In the first essays in his series on technology and sports officiating, media scholar Markus Stauff argued that technological innovations have been integrated into modern sports from the very start. Then why, he asked, have leagues and governing bodies – and even fans – been wary of allowing referees to consult the stadium Jumbotron or a photo on a sideline smartphone? In the final essay in the series, Markus looks at one new technology that referees have adopted, with success: vanishing spray. Although simple, and even somewhat comic, the white foam points the way to significant changes in sport.   

vanishing spray2

 

One of my favorite scenes of last year’s men’s World Cup in Brazil was not a tackle, a trick, or a goal. It was an instance of a referee making a ruling on the field. Seventy-five minutes into the opening game between Spain and Netherlands, the referee gave a free kick to Spain. Following the newly introduced practice for this World Cup, he pulled a can from a holster attached to his belt and sprayed a line of foam on the grass, marking the ten-yard distance where the Dutch defenders had to remain before the kick. The white substance from the referee’s can also covered the toe-cap of Dutch defender Bruno Martins Indi, who immediately gestured his indignation towards the referee. Condensed in a gif, the scene went viral, at least in the Netherlands.

The brief episode can be taken as an allegory of the commodification of soccer: A player is outraged not by a foul or a wrong decision but by the referee soiling his precious shoes, presented in countless commercials as both fashion objects and marvels of technology. Yet the scene is also an insightful example of how the ruling of soccer (and of sports more generally, I would argue) has been transformed through technological innovation. Vanishing spray provokes reflection about what happens when the usually static and solid lines marking all kinds of sports become mobile and ephemeral.

As I’ve argued in the first two essays of this series, the history of modern sport is one of changing technologies used to rule the games. Vanishing spray is a remarkable addition to the heterogeneous collection of stop-watches and whistles, flags and coded gestures, instant replay and Hawk-Eye technology. After all, drawing a line is not only constitutive for nearly all sports but also one of the most basic practices of human culture. Through drawing a line in the ground with the plough, the difference between nature and culture was constituted; through further materialization of that line, such as by a fence, a piece of land was guarded and marked as a property. What does it mean when the lines we draw to bring order to sports can be moved from place to place, and fade away in minutes?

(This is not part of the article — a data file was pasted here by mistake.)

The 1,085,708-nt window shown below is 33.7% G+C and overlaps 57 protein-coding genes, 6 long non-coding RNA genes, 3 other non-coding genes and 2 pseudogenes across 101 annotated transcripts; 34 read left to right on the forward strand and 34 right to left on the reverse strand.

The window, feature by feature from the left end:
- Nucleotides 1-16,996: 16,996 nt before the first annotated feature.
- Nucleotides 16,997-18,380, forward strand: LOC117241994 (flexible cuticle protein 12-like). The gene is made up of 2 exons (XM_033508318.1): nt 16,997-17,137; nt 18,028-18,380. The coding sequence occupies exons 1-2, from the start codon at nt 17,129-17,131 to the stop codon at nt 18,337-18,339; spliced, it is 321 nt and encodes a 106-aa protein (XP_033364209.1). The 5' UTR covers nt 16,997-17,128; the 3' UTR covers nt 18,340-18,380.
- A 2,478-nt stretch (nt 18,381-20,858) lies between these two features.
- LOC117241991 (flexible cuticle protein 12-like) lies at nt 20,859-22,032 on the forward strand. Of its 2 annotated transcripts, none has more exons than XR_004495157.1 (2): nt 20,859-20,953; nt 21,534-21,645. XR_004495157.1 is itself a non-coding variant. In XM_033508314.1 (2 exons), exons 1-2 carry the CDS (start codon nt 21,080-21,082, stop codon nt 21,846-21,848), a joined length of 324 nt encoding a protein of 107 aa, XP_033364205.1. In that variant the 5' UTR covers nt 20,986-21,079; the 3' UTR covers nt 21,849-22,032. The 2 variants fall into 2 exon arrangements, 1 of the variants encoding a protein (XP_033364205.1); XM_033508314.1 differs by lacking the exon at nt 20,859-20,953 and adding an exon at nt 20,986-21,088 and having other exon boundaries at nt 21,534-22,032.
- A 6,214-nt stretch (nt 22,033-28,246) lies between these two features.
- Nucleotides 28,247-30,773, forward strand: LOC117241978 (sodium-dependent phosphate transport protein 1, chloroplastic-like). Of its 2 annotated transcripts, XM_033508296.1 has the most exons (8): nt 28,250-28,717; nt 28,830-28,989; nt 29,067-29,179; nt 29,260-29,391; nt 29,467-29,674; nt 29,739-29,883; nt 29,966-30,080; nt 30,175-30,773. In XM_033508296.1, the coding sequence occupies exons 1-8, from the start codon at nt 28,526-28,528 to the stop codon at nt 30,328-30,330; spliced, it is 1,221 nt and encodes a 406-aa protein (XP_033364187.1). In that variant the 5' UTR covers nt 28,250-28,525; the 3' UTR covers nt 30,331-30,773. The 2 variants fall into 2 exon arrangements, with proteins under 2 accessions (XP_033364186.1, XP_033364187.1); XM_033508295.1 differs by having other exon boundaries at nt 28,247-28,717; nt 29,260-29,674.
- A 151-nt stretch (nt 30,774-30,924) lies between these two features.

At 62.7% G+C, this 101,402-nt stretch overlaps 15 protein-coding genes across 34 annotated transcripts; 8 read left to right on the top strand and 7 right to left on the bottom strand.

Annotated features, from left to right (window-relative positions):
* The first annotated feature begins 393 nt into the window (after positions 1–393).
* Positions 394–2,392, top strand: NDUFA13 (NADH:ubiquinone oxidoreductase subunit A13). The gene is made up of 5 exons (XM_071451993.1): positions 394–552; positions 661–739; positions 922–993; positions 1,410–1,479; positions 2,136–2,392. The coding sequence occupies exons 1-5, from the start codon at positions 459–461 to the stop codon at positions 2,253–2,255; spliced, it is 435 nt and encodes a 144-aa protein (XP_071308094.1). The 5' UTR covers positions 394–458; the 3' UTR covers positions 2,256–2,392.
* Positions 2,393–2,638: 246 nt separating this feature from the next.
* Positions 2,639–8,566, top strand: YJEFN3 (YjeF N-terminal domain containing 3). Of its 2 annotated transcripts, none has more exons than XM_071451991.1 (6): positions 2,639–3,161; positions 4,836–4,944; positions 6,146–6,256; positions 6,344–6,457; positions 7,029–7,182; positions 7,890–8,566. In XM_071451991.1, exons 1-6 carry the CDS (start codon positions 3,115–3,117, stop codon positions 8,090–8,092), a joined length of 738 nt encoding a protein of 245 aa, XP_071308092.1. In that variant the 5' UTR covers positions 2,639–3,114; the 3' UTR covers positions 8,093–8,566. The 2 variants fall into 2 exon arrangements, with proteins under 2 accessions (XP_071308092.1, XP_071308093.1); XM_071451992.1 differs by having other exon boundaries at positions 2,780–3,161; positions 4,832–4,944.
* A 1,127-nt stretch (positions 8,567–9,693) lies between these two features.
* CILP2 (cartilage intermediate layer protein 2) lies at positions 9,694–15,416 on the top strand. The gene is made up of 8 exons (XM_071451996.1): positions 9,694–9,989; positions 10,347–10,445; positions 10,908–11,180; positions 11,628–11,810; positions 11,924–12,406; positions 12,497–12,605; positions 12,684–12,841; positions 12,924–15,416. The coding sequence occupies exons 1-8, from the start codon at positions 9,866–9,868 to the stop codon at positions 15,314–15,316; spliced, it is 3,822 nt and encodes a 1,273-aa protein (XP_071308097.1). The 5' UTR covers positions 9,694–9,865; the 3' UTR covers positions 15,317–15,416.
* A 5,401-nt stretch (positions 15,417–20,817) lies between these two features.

Football officials offered a number of reasons for the introduction of vanishing spray: It was supposed to increase the number of goals from free-kicks, since it guarantees enough space for the shooter (the conversion rate of free-kicks was pretty low during the World Cup, and I haven’t found any statistical proof that vanishing spray has actually led to more goals). The sprayed line was also supposed to protect the flow of the game. The tenacious efforts of referees to keep defenders at the required distance before free-kicks often delays the action, but with the ten-yard line visible on the grass, the referee no longer has to waste time corralling drifting players. Additionally, the vanishing spray would also be used to mark the right spot of the ball, thereby taming all efforts of the shooter to covertly put the ball closer and closer to the goal while pretending to avoid ditches in the grass. Most basically, vanishing spray makes a specific situation of the game more accountable: Before, the distance between ball and defenders, and therefore also the ruling of the players’ behavior, was a matter of intuition – now, a defender crossing the line gets a yellow card. The foam line reduces ambiguity.

Vanishing-spray technology was already used before 2014 in some South American competitions and was officially tested by FIFA during the 2013 Confederation Cup in Brazil. Since 2014, it has been used in most major national leagues of Europe as well as the UEFA Champions League. In contrast to the controversial goal-line technology that uses digital video to detect if a ball actually crossed the goal line, vanishing spray came without much resistance – not least because it is a cheap and artisan-like solution, one that doesn’t overload the game with too much high tech. Vanishing spray was not made part of the universally standardized laws of the game, but rather its application is decided upon by the organizers of a league or tournament. Nevertheless, it can be considered a timely and innovative addition to the other lines on the field, which actually are defined by the laws of the game.

The permanent lines on the soccer pitch – the sidelines and goal lines, the halfway line and the penalty area – have been stable for decades, but they took quite some time historically to be established. John Bale’s book Landscapes of Modern Sport has an insightful graphic showing the development of the soccer pitch from the 1860s to 1937 in several steps. At the sport’s origins, the given physical space (a particular yard or a piece of land) delineated the space of the game. Later, when football became an attraction for spectators, the audience itself acted as the boundary of the playing field. Visible lines delineating an inside from an outside and clearly separating players and spectators became standard in the 1880s. Additional lines were quickly added inside the delineated area, segmenting the space of the game to allow for a more differentiated set of practices and also a more differentiated ruling of the game – for example, a tackle inside the lines of the penalty area was a different thing than a tackle outside of these lines. By 1909 most of the lines we know today were in place, with the penalty arc later added in 1937. Similar to the role of vanishing spray in a free-kick situation today, the arc was intended to keep players at a ten-yard distance during a penalty kick.